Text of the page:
Sunday, June 6, 2010

Summer Art and Travels

We are in full swing--summer is on us! I hope you are doing good things with your time! Put down the video game controller, turn off the tv, get out some paper and glue and make a collage, or pull out your crayons and draw your brother or sister!

As usual, I'm traveling. I took my daughters to Washington, DC to see an art exhibit at the National Gallery, "The Sacred Made Real," in which a special collection of Spanish art was featured. It had been in London during winter break and was definitely worth seeing. Sometimes art looks exactly like life.

We also got to go to the home of an art collector, Marjorie Merriweather Post. She was very wealthy and collected decorative arts. That's stuff you put in your house--dishes, clocks, candlesticks, and all the little things that dress up a house. Her big thing, though, was collecting Russian decorative arts, especially Faberge' eggs and things owned by the last tsarist ruling family, the Romanovs. Maybe you've seen the movie Anastasia?

There was wonderful furniture, beautiful dishes, icons that came from churches that had been destroyed in the Bolshevik revolution, and even a tiara that had been worn during the coronation of one of the Romanovs.

Here are some things to look up on your computer, while you are trying to figure out what to do with yourself this summer:
  • What's so important about the Romanovs? Why did their stuff get scattered?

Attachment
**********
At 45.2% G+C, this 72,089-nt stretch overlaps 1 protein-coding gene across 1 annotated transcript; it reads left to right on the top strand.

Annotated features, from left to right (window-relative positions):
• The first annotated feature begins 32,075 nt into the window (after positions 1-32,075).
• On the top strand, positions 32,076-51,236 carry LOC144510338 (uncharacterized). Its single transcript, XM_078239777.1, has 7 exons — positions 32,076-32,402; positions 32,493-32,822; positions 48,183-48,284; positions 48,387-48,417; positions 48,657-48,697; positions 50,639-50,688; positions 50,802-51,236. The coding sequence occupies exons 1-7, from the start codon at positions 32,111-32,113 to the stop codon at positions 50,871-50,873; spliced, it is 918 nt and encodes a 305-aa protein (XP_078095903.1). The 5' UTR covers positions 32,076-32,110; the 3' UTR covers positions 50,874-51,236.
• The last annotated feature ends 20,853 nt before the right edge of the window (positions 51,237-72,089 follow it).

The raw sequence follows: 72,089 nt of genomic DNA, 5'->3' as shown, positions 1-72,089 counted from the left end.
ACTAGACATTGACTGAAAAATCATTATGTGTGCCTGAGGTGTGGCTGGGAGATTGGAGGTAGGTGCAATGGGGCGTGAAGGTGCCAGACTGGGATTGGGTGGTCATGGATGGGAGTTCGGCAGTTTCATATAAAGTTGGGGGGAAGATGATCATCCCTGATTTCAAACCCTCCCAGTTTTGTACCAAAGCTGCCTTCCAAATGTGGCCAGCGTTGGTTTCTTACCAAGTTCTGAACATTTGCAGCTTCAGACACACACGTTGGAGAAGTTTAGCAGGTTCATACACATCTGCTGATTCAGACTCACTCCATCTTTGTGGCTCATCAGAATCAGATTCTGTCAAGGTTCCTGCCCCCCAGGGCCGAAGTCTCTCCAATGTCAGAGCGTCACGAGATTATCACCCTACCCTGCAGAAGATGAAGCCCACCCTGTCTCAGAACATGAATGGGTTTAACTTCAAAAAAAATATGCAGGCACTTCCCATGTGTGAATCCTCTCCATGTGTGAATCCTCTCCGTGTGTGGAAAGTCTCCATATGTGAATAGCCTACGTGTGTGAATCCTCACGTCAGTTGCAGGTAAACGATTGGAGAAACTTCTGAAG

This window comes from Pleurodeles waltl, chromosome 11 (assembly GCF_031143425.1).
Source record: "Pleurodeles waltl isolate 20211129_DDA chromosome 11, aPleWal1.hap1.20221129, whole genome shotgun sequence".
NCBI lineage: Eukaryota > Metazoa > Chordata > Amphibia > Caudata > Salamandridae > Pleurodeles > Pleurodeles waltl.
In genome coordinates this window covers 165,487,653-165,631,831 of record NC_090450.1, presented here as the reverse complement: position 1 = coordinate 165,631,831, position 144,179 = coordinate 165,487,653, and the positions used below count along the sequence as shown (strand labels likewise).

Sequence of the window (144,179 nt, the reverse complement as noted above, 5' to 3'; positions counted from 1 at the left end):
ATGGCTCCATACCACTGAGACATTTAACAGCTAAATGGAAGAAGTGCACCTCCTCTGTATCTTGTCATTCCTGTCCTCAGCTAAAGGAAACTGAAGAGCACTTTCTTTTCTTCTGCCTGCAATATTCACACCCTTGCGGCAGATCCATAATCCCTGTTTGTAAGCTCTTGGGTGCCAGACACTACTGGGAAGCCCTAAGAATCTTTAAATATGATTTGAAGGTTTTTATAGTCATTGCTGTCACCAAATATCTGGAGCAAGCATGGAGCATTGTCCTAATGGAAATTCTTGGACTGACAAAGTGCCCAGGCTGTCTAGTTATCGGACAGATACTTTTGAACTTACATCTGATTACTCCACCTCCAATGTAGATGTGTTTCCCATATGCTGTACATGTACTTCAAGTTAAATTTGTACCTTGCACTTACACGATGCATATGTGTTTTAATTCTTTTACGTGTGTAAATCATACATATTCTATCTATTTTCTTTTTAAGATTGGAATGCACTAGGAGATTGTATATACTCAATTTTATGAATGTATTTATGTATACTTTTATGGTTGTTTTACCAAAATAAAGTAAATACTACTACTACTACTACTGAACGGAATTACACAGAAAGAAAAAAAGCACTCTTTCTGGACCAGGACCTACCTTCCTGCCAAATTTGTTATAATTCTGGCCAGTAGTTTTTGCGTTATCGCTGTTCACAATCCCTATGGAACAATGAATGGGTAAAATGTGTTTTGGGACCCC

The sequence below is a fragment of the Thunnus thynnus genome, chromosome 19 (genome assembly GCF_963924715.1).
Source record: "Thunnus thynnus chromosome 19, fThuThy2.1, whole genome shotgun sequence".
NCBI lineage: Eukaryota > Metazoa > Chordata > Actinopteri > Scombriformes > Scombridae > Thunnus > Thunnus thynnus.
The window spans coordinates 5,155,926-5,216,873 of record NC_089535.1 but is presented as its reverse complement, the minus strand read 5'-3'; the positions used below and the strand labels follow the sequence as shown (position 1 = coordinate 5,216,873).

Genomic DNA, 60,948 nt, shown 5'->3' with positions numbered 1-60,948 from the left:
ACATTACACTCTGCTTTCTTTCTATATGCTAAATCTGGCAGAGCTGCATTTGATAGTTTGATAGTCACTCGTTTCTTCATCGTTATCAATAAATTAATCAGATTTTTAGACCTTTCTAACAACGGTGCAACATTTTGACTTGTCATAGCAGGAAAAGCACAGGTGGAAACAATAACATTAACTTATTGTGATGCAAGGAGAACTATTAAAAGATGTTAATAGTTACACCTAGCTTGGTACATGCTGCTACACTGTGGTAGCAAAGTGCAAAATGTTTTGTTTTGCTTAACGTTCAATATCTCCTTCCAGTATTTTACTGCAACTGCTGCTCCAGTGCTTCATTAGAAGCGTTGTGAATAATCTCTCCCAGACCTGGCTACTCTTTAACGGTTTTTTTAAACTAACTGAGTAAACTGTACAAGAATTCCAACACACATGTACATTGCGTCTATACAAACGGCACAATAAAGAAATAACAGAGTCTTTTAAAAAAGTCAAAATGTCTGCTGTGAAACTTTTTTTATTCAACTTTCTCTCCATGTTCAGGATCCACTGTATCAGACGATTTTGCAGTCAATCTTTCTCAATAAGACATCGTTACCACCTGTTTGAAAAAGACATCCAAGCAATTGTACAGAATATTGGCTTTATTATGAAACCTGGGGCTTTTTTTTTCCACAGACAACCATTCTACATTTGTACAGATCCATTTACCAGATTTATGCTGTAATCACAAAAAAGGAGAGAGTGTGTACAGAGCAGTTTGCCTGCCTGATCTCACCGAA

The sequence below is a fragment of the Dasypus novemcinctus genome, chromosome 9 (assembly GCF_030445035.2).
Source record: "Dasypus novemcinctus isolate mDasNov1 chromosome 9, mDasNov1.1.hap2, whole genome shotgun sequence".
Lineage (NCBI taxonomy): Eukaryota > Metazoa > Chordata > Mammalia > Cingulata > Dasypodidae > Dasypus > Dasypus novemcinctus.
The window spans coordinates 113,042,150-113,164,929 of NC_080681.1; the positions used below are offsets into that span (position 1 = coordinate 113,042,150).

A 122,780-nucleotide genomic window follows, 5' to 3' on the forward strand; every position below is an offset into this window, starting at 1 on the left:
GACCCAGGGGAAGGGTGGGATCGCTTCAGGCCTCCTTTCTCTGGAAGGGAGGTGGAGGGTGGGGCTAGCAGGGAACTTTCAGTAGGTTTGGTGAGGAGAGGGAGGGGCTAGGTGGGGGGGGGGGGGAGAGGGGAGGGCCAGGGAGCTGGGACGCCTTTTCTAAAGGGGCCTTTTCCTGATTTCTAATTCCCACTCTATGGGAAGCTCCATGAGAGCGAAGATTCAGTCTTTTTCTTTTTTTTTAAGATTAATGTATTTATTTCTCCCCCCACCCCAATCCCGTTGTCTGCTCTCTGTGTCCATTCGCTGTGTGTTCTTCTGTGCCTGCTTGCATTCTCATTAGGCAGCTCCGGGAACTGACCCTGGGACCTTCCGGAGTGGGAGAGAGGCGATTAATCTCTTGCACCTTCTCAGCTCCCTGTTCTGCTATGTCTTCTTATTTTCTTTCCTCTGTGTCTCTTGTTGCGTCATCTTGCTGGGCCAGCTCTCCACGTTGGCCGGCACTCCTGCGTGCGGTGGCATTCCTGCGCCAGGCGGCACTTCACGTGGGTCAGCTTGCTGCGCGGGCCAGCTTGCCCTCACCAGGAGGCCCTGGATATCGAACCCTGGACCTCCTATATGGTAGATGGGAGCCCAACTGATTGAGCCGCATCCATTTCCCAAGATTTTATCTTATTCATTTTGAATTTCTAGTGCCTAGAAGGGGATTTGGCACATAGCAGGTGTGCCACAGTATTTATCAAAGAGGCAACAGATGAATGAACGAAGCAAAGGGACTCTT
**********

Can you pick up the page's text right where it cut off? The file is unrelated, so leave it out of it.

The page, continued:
• What is an icon (not the computer kind!)

  • What's the story behind Faberge' eggs?

Marjorie Merriweather Post's house is an unusual type of museum, because it is, indeed, a house rather than a big building full of displays. She built special places into her house so that she could show all of the beautiful things she discovered on her travels around the world. There were special rooms with display cases, and little spots with built-in displays to house her massive collection. Many of the things she found in her travels were hidden artworks--for example, this chalice was in a dark room in an antique store in Russia. When she got it home and polished it, it was seven pounds of pure gold!

The other thing that was so cool about Hillside, her home (right there in Washington, DC, just past the zoo), was the gardens. Here's a picture of the Japanese garden.

And this is her house, when you walk inside. Wow!
Check out Hillside on the internet and see what you can find about it. Not only is it beautiful, but it has very important art in it. Ms. Post's life was very interesting, too! Find out who she was and what she did in the world. It was pretty cool! We are lucky she left her house as a museum--it's like no other museum you'll see.
I'm in a city of wonderful museums right now--my favorite city of all. Look around the blog and it won't take long to figure out where I am. I hope your summer's going happily--I want to hear everybody's stories!

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